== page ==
Five takeaways from the Miami Heat’s embarrassing 122-98 loss to the New York Knicks Friday night at Madison Square Garden:
1. With an opportunity to clinch the division and at least the No. 7 seed after Washington’s loss at home to Atlanta, the Heat laid an egg in its final road game of the regular season.
“I don’t want to take away from what they did. They played a great game,” coach Erik Spoelstra said of the Knicks, who shot 50.6 percent and made 18 threes. “But the best way to say it is all across the board we were a no-show. I hardly recognized our team tonight compared to who we’ve been and how we’ve been playing.”
Miami, which enjoyed its biggest blowout win of the season Wednesday against the Hawks, played listless at times Friday night, leaving shooters wide open. The 18 threes by the Knicks were a season-high for New York (four more than its previous high) and tied for the most Heat has allowed in a game this season.
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It also marked only the 15th time all season an opponent shot better than 50 percent against the Heat. Miami is now 2-13 in those games.
2. The good news: the Heat still controls its own destiny in the race for the sixth seed, which now could be a head-to-head series against the Philadelphia 76ers, who moved past LeBron James and defending conference champion Cleveland with a win Friday night over the Cavaliers.
If Miami wins its final two home games against Oklahoma City and Toronto, the Heat will secure the No. 6 seed regardless of what Milwaukee (42-37) or Washington (42-28) does down the stretch.
The question of course is if any of that really matters to the Heat. It honestly doesn’t appear to. What players were talking about in the postgame locker room more than anything else was not going into the playoffs on a three-game losing streak.
“It would be great,” Dwyane Wade said of securing the No. 6 seed. “[But more than anything] you want to go into the playoffs on a high note, you don’t want to be losing three in a row. You want to definitely go in winning and feeling good about yourself. The seeds, whatever happens at the end of the day from seeds standpoint, is what it is. We’re at the bottom we’re going to play a Goliath team anyway. It really doesn’t matter. We want to continue to play good basketball.”
3. Miami now has at least two losses to four lottery-bounds teams this season: the Knicks, Magic, Kings and Nets (three losses). So what gives?
“They just came out with a lot of energy and made a lot of tough shots,” Tyler Johnson said. “Once a team like that gets rolling, a team playing free like that, everybody gains confidence. It was tough. For us, I think, we have a lesson to learn from these types of teams we’ve played all year and kind of struggle with.”
Said Wade: “Definitely credit to them but these are the hardest games to play. It’s easy to play against OKC on Monday than it is to play against the Knicks or Atlanta or Brooklyn, guys who are not playing for the playoffs.”
It’s crazy, but the Heat’s winning percentage against the bottom five teams in the East (the Knicks, Bulls, Nets, Magic and Hawks) this season (11-9, .550) is worse than it is against the top 10 in the East (19-12, .612).
“We always play better against the teams that are on top,” Goran Dragic said. “So we’re expecting a good game [Monday]. Of course, we’re not going to leave it where we are. We’re going to play out game and we have to bring it at home, in front of our fans. It’s going to be an interesting game.”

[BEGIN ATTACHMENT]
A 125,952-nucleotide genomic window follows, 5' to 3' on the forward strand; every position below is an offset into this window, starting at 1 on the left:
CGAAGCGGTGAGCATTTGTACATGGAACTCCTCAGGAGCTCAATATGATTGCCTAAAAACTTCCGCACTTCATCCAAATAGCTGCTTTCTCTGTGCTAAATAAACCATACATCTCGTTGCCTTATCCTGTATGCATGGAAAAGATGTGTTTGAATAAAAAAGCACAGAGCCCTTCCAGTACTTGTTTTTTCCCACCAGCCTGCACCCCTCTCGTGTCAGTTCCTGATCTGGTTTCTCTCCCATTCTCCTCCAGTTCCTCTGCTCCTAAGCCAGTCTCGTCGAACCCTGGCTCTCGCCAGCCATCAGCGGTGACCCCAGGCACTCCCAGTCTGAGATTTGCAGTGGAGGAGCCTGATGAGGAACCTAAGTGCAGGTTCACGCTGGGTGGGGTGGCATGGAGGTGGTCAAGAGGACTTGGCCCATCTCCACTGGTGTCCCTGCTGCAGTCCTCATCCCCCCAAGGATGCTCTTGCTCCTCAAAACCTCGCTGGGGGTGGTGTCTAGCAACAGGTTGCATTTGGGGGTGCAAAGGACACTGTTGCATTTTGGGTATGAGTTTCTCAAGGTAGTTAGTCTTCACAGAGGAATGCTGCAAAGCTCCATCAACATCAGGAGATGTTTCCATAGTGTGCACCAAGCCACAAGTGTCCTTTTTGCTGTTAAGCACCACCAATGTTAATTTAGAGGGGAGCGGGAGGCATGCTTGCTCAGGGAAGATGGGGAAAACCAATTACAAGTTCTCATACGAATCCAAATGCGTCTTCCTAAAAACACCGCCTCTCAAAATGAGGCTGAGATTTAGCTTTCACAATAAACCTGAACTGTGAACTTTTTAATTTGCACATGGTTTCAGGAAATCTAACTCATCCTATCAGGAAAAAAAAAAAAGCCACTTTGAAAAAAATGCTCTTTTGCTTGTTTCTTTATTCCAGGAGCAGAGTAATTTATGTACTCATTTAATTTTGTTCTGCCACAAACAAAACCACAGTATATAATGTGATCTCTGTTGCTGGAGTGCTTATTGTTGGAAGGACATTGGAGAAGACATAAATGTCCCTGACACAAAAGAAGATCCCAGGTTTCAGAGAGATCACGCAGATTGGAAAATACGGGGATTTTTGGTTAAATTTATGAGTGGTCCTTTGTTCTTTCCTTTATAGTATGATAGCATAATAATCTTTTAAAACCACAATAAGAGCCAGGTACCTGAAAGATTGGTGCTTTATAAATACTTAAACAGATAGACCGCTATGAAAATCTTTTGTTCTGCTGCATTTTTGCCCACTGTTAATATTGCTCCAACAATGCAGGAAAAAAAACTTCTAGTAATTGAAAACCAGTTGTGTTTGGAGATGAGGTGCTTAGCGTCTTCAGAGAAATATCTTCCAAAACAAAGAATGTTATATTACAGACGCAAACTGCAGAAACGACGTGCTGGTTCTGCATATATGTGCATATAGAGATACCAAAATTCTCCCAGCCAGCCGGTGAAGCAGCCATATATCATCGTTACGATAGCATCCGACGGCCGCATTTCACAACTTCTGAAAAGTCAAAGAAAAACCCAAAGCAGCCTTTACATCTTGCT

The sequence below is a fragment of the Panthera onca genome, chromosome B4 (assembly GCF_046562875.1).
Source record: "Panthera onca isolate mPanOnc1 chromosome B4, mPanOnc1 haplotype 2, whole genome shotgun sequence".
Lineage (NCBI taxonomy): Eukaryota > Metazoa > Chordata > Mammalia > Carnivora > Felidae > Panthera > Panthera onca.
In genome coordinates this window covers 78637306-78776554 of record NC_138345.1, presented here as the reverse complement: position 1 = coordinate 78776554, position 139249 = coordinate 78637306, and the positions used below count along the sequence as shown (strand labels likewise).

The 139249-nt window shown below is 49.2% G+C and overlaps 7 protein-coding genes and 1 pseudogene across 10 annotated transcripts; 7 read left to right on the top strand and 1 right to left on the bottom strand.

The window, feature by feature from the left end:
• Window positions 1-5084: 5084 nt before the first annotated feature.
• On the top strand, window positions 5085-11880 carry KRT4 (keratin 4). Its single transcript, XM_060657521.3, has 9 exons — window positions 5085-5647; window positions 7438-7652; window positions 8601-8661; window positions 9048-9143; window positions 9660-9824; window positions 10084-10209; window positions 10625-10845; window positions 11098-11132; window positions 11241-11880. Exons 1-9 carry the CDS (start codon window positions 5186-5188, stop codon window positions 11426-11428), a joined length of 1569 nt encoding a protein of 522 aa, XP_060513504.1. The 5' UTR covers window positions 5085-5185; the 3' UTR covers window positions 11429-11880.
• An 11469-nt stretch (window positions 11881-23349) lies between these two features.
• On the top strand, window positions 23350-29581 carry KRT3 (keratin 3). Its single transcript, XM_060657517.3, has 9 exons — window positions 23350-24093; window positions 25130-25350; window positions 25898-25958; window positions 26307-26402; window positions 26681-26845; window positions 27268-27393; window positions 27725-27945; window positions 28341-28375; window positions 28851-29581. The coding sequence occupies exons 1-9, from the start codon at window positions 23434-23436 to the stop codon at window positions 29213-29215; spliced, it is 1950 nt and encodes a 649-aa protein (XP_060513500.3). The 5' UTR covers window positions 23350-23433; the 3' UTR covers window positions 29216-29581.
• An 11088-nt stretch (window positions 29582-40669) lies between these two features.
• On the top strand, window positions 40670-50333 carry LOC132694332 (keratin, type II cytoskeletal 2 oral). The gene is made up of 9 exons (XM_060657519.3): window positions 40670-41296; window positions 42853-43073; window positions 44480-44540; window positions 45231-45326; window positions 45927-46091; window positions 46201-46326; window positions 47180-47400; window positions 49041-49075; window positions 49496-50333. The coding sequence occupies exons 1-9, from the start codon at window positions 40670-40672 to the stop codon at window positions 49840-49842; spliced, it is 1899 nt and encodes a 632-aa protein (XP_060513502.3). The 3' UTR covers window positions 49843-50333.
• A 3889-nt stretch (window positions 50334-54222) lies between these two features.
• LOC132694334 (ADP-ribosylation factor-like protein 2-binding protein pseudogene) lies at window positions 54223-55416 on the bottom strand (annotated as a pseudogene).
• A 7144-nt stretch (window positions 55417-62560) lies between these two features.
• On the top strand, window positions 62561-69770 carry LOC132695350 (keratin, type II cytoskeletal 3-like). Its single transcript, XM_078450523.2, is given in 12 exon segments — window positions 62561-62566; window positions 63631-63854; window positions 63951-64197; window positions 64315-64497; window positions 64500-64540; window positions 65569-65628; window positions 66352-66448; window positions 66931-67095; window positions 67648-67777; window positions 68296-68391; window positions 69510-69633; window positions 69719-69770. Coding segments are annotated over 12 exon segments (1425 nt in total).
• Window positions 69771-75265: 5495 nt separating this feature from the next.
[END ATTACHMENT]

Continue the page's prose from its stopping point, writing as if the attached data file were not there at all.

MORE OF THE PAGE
Miami is 3-12 against the top eight seeds in the West.
4. The Heat will enter the playoffs having lost 12 of its last 14 games on the road. That’s two road wins since Jan. 29 at Dallas.
Only the Memphis Grizzlies (1-17) and Phoenix Suns (1-13) have fewer wins on the road since Jan. 30 than the Heat does.
The thing is if you take away the 16-point loss at Portland on March 12 and Friday night’s 24-point drubbing by the Knicks, the Heat’s other 10 road losses over that stretch are each by six points or less. Nine of those 12 losses were also to playoff teams.
The Heat has averaged 105.1 points on the road (18th in the league) since Jan. 30 and has shot just 43.6 percent from the field (23rd) and 34.8 percent from three-point range (21st). Defensively over that same stretch on the road, Miami has ranked 15th in points allowed (108.1), eighth in opponent field goal percentage (45.6), and 15th in three-point field goal percentage allowed (35.6).
When Miami started the season 16-11 on the road, the Heat was allowing only 100.6 points per game (third-best), 44.1 percent shooting from the field (4th), and 35.4 percent shooting from three-point range (11th). Offensively over that same stretch, Miami ranked 26th in points scored (100.7) and 11th in both overall shooting percentage (45.8) and three-point shooting (36.8).
5. Dragic, Johnson and Wade all returned from sitting out Wednesday’s game from injury but it hardly made a difference.
Dragic led the Heat with 15 points on 6 of 10 shooting in 24 minutes, Wade scored seven points on 3 of 9 shooting in 19 minutes, and Johnson had 12 points and four assists in 23 minutes.
While Wade said he’s always going to feel anxious about his right elbow, which he fractured last season, Johnson feels like his ankle pain is behind him.
Dragic, meanwhile, has been dealing with tendinitis for weeks in his left knee. At least the ankle pain is gone for the most part, he said.